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Due to lack of randomized, controlled clinical trials of epinephrine for the treatment of anaphylaxis, the true incidence of adverse reactions associated with the systemic use of epinephrine is difficult to determine. Adverse reactions reported in observational trials, case reports, and studies are listed below.
Common adverse reactions to systemically administered epinephrine include anxiety; apprehensiveness; restlessness; tremor; weakness; dizziness; sweating; palpitations; pallor; nausea and vomiting; headache; and/or respiratory difficulties. These symptoms occur in some persons receiving therapeutic doses of epinephrine, but are more likely to occur in patients with hypertension or hyperthyroidism [see WARNINGS AND PRECAUTIONS].
Arrhythmias, including fatal ventricular fibrillation, have been reported, particularly in patients with underlying cardiac disease or those receiving certain drugs [see WARNINGS AND PRECAUTIONS and DRUG INTERACTIONS].
Accidental injection into the digits, hands or feet may result in loss of blood flow to the affected area [see WARNINGS AND PRECAUTIONS].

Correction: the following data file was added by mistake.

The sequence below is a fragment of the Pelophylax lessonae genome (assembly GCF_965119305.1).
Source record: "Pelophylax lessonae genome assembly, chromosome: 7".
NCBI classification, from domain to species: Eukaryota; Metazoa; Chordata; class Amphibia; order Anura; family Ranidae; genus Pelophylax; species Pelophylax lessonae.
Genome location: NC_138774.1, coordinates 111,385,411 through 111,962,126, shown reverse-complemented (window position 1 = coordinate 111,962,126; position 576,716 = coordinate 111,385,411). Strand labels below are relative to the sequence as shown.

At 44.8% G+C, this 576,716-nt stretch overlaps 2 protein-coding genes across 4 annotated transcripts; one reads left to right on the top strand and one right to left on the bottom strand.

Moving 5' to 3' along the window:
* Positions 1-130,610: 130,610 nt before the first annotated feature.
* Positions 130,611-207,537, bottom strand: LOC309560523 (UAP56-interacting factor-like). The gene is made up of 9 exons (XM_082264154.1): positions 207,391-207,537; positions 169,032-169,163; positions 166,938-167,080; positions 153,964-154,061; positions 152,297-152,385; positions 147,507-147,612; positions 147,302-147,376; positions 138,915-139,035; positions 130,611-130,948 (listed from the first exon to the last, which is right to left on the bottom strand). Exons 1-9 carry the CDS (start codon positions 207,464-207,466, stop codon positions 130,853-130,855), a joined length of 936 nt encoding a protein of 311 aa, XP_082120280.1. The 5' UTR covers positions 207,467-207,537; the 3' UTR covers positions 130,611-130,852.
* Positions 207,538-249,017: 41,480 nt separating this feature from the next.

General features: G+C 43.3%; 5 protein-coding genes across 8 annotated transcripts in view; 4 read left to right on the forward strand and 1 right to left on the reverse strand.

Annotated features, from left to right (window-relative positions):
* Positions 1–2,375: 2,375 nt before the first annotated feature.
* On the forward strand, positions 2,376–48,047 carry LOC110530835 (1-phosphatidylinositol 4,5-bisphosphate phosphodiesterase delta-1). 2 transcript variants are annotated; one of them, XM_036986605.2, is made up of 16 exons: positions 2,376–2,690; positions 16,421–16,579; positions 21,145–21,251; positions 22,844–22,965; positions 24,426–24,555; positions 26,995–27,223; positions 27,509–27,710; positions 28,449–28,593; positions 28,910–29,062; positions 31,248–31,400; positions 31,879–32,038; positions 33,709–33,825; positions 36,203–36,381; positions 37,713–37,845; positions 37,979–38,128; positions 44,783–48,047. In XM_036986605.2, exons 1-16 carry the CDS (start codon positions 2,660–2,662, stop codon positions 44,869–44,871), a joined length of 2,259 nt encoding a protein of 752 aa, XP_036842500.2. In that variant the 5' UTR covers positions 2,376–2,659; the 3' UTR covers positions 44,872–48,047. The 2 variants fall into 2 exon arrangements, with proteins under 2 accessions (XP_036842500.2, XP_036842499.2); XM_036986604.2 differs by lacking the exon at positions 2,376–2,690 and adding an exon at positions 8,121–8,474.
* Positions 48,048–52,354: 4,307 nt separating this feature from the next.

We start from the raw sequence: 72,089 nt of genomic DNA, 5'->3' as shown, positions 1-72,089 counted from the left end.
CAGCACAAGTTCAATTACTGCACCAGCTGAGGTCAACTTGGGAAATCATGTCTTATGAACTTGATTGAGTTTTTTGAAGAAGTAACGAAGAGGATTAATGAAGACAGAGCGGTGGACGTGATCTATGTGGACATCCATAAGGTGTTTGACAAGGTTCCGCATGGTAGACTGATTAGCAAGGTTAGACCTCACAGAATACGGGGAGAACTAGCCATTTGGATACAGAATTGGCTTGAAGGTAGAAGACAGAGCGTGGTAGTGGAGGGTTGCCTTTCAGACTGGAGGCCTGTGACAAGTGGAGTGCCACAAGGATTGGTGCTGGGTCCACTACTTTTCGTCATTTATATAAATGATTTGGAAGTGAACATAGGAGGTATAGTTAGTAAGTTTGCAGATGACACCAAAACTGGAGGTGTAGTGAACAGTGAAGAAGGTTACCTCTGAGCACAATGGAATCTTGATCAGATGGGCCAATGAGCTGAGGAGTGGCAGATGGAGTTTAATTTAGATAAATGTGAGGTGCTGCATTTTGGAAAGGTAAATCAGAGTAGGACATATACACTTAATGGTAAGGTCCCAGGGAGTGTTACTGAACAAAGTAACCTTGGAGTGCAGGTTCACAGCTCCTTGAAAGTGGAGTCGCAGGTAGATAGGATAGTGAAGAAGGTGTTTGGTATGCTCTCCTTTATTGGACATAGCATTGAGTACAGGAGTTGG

Adverse events experienced as a result of accidental injections may include increased heart rate, local reactions including injection site pallor, coldness and hypoesthesia or injury at the injection site resulting in bruising, bleeding, discoloration, erythema or skeletal injury.
Rare cases of serious skin and soft tissue infections, including necrotizing fasciitis and myonecrosis caused by Clostridia (gas gangrene), have been reported at the injection site following epinephrine injection in the thigh [see WARNINGS AND PRECAUTIONS].
Read the Auvi-Q (epinephrine injection) Side Effects Center for a complete guide to possible side effects
Patients who receive epinephrine while concomitantly taking cardiac glycosides, diuretics, or antiarrhythmics should be observed carefully for the development of cardiac arrhythmias [see WARNINGS AND PRECAUTIONS].
The effects of epinephrine may be potentiated by tricyclic antidepressants, monoamine oxidase inhibitors, levothyroxine sodium, and certain antihistamines, notably chlorpheniramine, tripelennamine, and diphenhydramine.
The cardiostimulating and bronchodilating effects of epinephrine are antagonized by beta-adrenergic blocking drugs, such as propranolol.
The vasoconstricting and hypertensive effects of epinephrine are antagonized by alpha-adrenergic blocking drugs, such as phentolamine.
Last reviewed on RxList: 1/3/2017
Additional Auvi-Q Information
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